A federal judge in San Francisco yesterday blocked plans by the Department of Homeland Security and the Social Security Administration to crack down on employers who hire illegal aliens.
U.S. District Judge Charles Breyer issued an order saying the agencies could not go forward with plans announced in August to send letters warning employers they face stiff penalties — including fines of up to $10,000 — if they hire workers whose Social Security numbers do not match their names.
Judge Breyer, appointed by President Clinton in 1997, said the new work-site rules likely would impose hardships on businesses and their workers, adding that the plaintiffs had “demonstrated they will be irreparably harmed” if the rules are enforced.
The judge, the younger brother of Supreme Court Justice Stephen G. Breyer, issued a preliminary injunction that will remain in effect until a pending lawsuit challenging the rules goes to trial sometime next year or until a higher court intervenes. The plaintiffs in the suit include the AFL-CIO, the American Civil Liberties Union, the U.S. Chamber of Commerce and a number of other business, labor and immigration-activist groups.
In August, Homeland Security Secretary Michael Chertoff said the new rules required the verification of documents by employers, adding that they would be reinforced by increased raids on workplaces that employ an estimated 6 million illegal workers.
Yesterday, Mr. Chertoff said although the judge rejected many of the plaintiffs’ legal challenges, the department was “disappointed” in the ruling. He said the department is reviewing the decision with the Justice Department and “will examine all of our options, including appeal.”
Mr. Chertoff said President Bush has made it clear that the Department of Homeland Security is going to do as much as it can within the boundaries of the law to further secure the nation’s borders and enforce immigration laws.
“Today’s ruling is yet another reminder of why we need Congress to enact comprehensive immigration reform,” Mr. Chertoff said. “The American people have been loud and clear about their desire to see our nation’s immigration laws enforced.”
Hector Figueroa, secretary-treasurer of Local 32BJ of the Service Employees International Union, called the ruling “a victory that will halt unnecessary discrimination against workers and turmoil in our economy.”
“The court recognized that implementing ‘enforcement only’ policies based on a backlogged and inaccurate database will not fix our broken immigration system,” he said. “The notion of making immigrant workers miserable — by targeting and scaring them through no-match letters, raids and other punitive measures — is not only inhumane, it’s irrational.”
Local 32BJ represents more than 85,000 maintenance, security and public-service workers, the majority of whom are immigrants, in Connecticut, Maryland, New Jersey, New York, Pennsylvania, Virginia and Washington, D.C.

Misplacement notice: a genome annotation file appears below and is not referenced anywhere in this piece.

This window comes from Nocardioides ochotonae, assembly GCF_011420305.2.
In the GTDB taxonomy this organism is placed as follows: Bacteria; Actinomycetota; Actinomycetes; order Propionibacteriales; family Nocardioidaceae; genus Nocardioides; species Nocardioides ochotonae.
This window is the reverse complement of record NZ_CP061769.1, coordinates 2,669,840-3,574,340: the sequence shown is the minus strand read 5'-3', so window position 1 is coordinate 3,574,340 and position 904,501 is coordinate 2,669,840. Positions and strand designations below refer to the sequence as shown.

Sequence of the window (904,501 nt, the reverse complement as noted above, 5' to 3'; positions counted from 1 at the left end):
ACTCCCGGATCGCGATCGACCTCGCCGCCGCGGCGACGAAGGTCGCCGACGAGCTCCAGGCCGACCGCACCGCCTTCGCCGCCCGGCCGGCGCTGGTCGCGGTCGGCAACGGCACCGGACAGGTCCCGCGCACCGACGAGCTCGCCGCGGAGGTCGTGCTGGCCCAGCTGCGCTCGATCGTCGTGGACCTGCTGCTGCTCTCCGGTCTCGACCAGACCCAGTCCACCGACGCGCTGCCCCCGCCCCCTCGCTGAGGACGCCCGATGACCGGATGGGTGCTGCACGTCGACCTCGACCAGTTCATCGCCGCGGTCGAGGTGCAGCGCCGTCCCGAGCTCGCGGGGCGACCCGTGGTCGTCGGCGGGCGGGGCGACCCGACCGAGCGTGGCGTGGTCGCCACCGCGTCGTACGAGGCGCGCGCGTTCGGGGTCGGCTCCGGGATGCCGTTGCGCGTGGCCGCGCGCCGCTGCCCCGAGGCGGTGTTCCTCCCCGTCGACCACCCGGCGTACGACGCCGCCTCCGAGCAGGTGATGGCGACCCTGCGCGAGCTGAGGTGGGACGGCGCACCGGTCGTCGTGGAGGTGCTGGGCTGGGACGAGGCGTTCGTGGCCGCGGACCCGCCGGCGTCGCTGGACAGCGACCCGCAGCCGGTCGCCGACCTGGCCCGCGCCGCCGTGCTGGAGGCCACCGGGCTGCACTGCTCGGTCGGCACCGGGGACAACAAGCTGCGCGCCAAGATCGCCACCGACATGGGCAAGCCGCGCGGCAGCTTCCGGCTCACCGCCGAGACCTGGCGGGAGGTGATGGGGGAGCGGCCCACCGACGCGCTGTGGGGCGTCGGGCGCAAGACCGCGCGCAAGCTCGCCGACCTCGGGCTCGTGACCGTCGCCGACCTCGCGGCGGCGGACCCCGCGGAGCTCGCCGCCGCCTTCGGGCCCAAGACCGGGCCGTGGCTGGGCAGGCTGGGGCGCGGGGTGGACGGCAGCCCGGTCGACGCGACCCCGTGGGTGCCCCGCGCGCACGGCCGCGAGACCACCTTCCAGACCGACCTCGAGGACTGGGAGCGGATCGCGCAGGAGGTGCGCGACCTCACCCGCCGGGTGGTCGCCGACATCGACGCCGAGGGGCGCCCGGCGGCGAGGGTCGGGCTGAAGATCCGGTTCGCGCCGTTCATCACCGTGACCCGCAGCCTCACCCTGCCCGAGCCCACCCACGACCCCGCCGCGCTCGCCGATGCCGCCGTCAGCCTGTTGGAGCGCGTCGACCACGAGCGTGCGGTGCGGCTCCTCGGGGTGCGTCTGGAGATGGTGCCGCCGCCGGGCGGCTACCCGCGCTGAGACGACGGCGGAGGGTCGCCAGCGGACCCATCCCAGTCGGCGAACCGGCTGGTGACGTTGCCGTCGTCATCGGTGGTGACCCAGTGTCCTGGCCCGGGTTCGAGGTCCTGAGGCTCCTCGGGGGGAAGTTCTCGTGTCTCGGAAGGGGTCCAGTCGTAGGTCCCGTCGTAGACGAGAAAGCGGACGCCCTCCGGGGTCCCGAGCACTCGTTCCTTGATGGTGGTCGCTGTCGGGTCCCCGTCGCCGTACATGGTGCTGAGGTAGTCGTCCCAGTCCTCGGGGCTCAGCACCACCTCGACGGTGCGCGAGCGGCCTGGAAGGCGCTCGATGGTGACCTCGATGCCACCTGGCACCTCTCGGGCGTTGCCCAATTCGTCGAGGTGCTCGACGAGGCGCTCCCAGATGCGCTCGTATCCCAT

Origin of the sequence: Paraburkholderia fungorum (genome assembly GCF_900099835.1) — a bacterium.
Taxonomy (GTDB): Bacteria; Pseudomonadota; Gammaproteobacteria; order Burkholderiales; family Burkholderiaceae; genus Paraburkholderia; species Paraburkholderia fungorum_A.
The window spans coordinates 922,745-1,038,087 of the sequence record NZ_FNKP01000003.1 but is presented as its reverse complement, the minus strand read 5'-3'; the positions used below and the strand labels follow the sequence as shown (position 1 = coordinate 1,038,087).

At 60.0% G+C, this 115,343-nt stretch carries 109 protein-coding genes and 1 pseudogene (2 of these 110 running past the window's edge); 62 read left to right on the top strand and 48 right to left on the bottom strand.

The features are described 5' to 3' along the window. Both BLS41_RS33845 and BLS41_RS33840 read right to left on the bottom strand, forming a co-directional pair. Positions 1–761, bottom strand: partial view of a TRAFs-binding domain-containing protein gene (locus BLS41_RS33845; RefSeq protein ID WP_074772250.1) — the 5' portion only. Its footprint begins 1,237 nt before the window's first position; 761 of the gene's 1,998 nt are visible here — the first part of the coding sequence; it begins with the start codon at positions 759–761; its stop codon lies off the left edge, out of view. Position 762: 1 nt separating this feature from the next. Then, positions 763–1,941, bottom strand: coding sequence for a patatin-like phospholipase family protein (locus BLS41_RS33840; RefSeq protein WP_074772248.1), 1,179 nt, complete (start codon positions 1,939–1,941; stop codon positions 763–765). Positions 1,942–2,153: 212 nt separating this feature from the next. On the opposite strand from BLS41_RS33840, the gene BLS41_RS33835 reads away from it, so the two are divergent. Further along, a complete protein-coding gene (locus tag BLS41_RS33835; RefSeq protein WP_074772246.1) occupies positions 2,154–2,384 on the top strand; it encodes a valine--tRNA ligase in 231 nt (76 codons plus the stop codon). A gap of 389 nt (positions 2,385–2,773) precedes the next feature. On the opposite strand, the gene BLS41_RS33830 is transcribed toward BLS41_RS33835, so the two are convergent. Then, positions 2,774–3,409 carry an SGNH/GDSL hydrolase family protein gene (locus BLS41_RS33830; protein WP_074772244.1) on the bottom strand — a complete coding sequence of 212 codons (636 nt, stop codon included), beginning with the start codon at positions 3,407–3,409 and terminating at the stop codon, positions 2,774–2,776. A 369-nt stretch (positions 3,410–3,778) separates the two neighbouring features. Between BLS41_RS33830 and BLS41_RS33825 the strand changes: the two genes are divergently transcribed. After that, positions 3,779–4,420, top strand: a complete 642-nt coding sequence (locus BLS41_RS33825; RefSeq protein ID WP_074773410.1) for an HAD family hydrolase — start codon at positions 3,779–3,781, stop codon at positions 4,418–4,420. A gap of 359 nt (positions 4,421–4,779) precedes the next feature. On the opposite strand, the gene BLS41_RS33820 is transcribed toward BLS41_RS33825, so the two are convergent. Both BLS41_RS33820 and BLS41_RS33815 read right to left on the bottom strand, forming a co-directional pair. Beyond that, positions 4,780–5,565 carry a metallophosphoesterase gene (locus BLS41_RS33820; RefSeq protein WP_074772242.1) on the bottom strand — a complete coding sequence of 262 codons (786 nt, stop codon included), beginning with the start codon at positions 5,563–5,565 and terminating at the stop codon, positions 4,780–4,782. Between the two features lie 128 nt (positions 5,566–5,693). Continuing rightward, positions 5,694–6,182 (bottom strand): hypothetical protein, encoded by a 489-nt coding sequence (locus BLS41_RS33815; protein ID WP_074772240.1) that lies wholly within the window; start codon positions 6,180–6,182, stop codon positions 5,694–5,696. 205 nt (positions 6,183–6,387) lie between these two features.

Employers are required to verify that their workers are in the country legally by collecting their Social Security numbers and immigration documents. Those numbers are checked against U.S. government databases, and employers are notified of those that fail to match.
Nearly 10 percent of the 250 million wage reports sent to the Social Security Administration each year do not match, according to the Department of Homeland Security, although many of those mismatches are caused by record-keeping errors. For decades, employers have paid little attention to these federal requirements.
ICE is actively pursuing employers who hire illegals. The number of ICE arrests for criminal violations in work-site raids has risen sharply since fiscal 2002 — up from 25 to 613 in fiscal 2007. There also has been an increase in administrative arrests, up from 485 in fiscal 2002 to 3,226 in fiscal 2007. Administrative immigration arrests refer to illegal-alien workers who are in the United States unlawfully, but have committed no other crime.
While the so-called “no-match” letters were supposed to start being sent to employers in September, various labor groups, immigration advocates and others filed a lawsuit saying the plan would put a heavy burden on employers, and could cause many authorized immigrants and U.S. citizens to lose their jobs because of innocent paperwork errors. The first mailing was to include 140,000 letters containing the names of 10 or more employees with mismatches in their records.
Government attorneys argued that the new rules did not impose an expense, and some businesses wanted to avoid liability for hiring illegal workers. They said the new rules simply clarify employers’ obligations under immigration law and give them clear guidelines on how to handle mismatched records.
Until now, the Social Security Administration regularly notified employers of discrepancies, but employers were not required to act.
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